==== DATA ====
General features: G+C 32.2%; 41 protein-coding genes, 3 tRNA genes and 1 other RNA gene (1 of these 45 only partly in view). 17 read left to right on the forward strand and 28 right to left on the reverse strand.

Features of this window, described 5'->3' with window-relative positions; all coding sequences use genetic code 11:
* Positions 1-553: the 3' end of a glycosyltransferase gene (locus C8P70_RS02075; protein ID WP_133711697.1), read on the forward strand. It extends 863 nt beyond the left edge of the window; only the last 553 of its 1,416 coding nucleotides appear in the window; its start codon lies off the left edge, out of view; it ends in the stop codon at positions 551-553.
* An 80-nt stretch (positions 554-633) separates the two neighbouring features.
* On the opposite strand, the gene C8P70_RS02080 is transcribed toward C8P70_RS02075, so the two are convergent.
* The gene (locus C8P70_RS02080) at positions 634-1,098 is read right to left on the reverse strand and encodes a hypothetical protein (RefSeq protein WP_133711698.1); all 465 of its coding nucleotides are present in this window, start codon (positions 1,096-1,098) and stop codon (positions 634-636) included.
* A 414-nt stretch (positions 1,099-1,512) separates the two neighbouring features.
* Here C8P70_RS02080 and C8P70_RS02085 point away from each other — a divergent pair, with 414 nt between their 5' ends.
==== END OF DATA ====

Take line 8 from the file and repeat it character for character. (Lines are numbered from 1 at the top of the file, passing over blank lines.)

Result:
* Here C8P70_RS02080 and C8P70_RS02085 point away from each other — a divergent pair, with 414 nt between their 5' ends.